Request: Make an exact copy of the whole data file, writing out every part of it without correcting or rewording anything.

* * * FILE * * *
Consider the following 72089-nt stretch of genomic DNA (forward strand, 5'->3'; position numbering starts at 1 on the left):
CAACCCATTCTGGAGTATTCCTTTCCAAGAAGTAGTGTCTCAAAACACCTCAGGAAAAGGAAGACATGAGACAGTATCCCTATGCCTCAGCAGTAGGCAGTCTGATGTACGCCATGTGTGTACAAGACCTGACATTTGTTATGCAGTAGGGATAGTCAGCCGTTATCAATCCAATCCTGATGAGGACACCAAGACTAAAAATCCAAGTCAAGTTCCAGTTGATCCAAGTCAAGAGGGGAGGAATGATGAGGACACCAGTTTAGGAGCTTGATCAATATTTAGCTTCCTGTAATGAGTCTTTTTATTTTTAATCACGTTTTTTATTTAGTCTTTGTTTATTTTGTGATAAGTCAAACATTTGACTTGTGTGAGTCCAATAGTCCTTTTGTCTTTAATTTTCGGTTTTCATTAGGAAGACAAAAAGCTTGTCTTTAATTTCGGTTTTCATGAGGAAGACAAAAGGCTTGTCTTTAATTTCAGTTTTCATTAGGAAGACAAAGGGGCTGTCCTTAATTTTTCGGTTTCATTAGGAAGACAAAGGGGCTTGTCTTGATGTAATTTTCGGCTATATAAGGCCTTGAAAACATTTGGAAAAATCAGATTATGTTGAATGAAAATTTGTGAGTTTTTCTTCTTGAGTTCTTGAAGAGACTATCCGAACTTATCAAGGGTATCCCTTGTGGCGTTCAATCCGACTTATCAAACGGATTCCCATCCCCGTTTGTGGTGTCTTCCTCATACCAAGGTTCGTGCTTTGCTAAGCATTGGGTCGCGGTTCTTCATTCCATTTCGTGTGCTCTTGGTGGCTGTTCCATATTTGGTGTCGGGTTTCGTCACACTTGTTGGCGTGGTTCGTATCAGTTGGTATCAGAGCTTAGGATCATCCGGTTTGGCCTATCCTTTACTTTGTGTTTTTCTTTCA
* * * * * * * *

Consider the following 72089-nt stretch of genomic DNA (forward strand, 5'->3'; position numbering starts at 1 on the left):
CAACCCATTCTGGAGTATTCCTTTCCAAGAAGTAGTGTCTCAAAACACCTCAGGAAAAGGAAGACATGAGACAGTATCCCTATGCCTCAGCAGTAGGCAGTCTGATGTACGCCATGTGTGTACAAGACCTGACATTTGTTATGCAGTAGGGATAGTCAGCCGTTATCAATCCAATCCTGATGAGGACACCAAGACTAAAAATCCAAGTCAAGTTCCAGTTGATCCAAGTCAAGAGGGGAGGAATGATGAGGACACCAGTTTAGGAGCTTGATCAATATTTAGCTTCCTGTAATGAGTCTTTTTATTTTTAATCACGTTTTTTATTTAGTCTTTGTTTATTTTGTGATAAGTCAAACATTTGACTTGTGTGAGTCCAATAGTCCTTTTGTCTTTAATTTTCGGTTTTCATTAGGAAGACAAAAAGCTTGTCTTTAATTTCGGTTTTCATGAGGAAGACAAAAGGCTTGTCTTTAATTTCAGTTTTCATTAGGAAGACAAAGGGGCTGTCCTTAATTTTTCGGTTTCATTAGGAAGACAAAGGGGCTTGTCTTGATGTAATTTTCGGCTATATAAGGCCTTGAAAACATTTGGAAAAATCAGATTATGTTGAATGAAAATTTGTGAGTTTTTCTTCTTGAGTTCTTGAAGAGACTATCCGAACTTATCAAGGGTATCCCTTGTGGCGTTCAATCCGACTTATCAAACGGATTCCCATCCCCGTTTGTGGTGTCTTCCTCATACCAAGGTTCGTGCTTTGCTAAGCATTGGGTCGCGGTTCTTCATTCCATTTCGTGTGCTCTTGGTGGCTGTTCCATATTTGGTGTCGGGTTTCGTCACACTTGTTGGCGTGGTTCGTATCAGTTGGTATCAGAGCTTAGGATCATCCGGTTTGGCCTATCCTTTACTTTGTGTTTTTCTTTCA